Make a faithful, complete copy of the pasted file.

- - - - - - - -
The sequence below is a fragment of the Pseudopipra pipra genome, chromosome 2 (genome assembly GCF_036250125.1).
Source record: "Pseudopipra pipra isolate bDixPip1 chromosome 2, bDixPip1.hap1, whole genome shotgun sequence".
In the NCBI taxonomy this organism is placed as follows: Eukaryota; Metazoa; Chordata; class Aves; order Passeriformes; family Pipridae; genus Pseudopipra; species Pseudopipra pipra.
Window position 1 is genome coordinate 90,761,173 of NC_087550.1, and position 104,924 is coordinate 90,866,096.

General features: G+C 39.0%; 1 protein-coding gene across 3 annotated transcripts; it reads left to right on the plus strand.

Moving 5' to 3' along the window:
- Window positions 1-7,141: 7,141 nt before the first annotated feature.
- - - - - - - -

The sequence below is a fragment of the Pseudopipra pipra genome, chromosome 2 (genome assembly GCF_036250125.1).
Source record: "Pseudopipra pipra isolate bDixPip1 chromosome 2, bDixPip1.hap1, whole genome shotgun sequence".
In the NCBI taxonomy this organism is placed as follows: Eukaryota; Metazoa; Chordata; class Aves; order Passeriformes; family Pipridae; genus Pseudopipra; species Pseudopipra pipra.
Window position 1 is genome coordinate 90,761,173 of NC_087550.1, and position 104,924 is coordinate 90,866,096.

General features: G+C 39.0%; 1 protein-coding gene across 3 annotated transcripts; it reads left to right on the plus strand.

Moving 5' to 3' along the window:
- Window positions 1-7,141: 7,141 nt before the first annotated feature.